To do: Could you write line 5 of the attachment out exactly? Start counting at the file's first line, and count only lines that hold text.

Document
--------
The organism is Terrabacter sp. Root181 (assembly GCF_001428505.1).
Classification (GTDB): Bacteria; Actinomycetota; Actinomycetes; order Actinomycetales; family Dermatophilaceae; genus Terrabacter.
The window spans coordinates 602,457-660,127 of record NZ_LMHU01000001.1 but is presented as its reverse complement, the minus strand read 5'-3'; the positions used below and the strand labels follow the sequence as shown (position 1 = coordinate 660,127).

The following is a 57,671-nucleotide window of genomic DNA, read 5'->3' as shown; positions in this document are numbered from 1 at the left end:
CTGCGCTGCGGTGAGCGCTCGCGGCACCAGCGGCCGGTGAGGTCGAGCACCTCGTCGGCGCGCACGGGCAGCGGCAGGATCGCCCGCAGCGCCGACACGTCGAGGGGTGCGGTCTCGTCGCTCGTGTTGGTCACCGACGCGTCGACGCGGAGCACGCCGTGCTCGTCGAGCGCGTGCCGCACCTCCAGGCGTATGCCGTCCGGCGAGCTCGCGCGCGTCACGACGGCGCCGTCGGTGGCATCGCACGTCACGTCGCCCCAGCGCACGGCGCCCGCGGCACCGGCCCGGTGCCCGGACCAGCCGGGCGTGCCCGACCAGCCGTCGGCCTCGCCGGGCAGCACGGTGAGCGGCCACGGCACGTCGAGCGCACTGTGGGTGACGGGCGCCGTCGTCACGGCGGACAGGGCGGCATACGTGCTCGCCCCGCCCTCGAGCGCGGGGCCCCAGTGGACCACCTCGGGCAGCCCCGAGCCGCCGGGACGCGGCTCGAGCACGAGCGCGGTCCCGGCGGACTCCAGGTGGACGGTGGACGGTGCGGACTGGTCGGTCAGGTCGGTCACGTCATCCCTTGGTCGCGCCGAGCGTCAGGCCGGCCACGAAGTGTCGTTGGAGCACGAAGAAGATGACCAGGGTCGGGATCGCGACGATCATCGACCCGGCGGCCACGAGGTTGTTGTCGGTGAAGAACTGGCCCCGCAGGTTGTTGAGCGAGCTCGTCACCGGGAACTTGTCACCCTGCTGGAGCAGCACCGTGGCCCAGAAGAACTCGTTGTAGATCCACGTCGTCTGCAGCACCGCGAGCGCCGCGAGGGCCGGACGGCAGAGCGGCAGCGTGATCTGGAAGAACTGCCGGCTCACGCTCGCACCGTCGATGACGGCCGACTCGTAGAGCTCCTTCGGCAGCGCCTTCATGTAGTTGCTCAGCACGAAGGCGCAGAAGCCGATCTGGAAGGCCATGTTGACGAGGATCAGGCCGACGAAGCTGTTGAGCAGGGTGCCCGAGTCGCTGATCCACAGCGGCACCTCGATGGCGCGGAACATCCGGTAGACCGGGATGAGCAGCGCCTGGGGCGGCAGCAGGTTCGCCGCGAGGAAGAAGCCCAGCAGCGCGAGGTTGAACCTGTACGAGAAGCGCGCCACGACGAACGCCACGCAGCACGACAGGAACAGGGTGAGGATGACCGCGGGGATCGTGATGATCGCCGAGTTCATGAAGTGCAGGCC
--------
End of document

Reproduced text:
CTGCGCTGCGGTGAGCGCTCGCGGCACCAGCGGCCGGTGAGGTCGAGCACCTCGTCGGCGCGCACGGGCAGCGGCAGGATCGCCCGCAGCGCCGACACGTCGAGGGGTGCGGTCTCGTCGCTCGTGTTGGTCACCGACGCGTCGACGCGGAGCACGCCGTGCTCGTCGAGCGCGTGCCGCACCTCCAGGCGTATGCCGTCCGGCGAGCTCGCGCGCGTCACGACGGCGCCGTCGGTGGCATCGCACGTCACGTCGCCCCAGCGCACGGCGCCCGCGGCACCGGCCCGGTGCCCGGACCAGCCGGGCGTGCCCGACCAGCCGTCGGCCTCGCCGGGCAGCACGGTGAGCGGCCACGGCACGTCGAGCGCACTGTGGGTGACGGGCGCCGTCGTCACGGCGGACAGGGCGGCATACGTGCTCGCCCCGCCCTCGAGCGCGGGGCCCCAGTGGACCACCTCGGGCAGCCCCGAGCCGCCGGGACGCGGCTCGAGCACGAGCGCGGTCCCGGCGGACTCCAGGTGGACGGTGGACGGTGCGGACTGGTCGGTCAGGTCGGTCACGTCATCCCTTGGTCGCGCCGAGCGTCAGGCCGGCCACGAAGTGTCGTTGGAGCACGAAGAAGATGACCAGGGTCGGGATCGCGACGATCATCGACCCGGCGGCCACGAGGTTGTTGTCGGTGAAGAACTGGCCCCGCAGGTTGTTGAGCGAGCTCGTCACCGGGAACTTGTCACCCTGCTGGAGCAGCACCGTGGCCCAGAAGAACTCGTTGTAGATCCACGTCGTCTGCAGCACCGCGAGCGCCGCGAGGGCCGGACGGCAGAGCGGCAGCGTGATCTGGAAGAACTGCCGGCTCACGCTCGCACCGTCGATGACGGCCGACTCGTAGAGCTCCTTCGGCAGCGCCTTCATGTAGTTGCTCAGCACGAAGGCGCAGAAGCCGATCTGGAAGGCCATGTTGACGAGGATCAGGCCGACGAAGCTGTTGAGCAGGGTGCCCGAGTCGCTGATCCACAGCGGCACCTCGATGGCGCGGAACATCCGGTAGACCGGGATGAGCAGCGCCTGGGGCGGCAGCAGGTTCGCCGCGAGGAAGAAGCCCAGCAGCGCGAGGTTGAACCTGTACGAGAAGCGCGCCACGACGAACGCCACGCAGCACGACAGGAACAGGGTGAGGATGACCGCGGGGATCGTGATGATCGCCGAGTTCATGAAGTGCAGGCC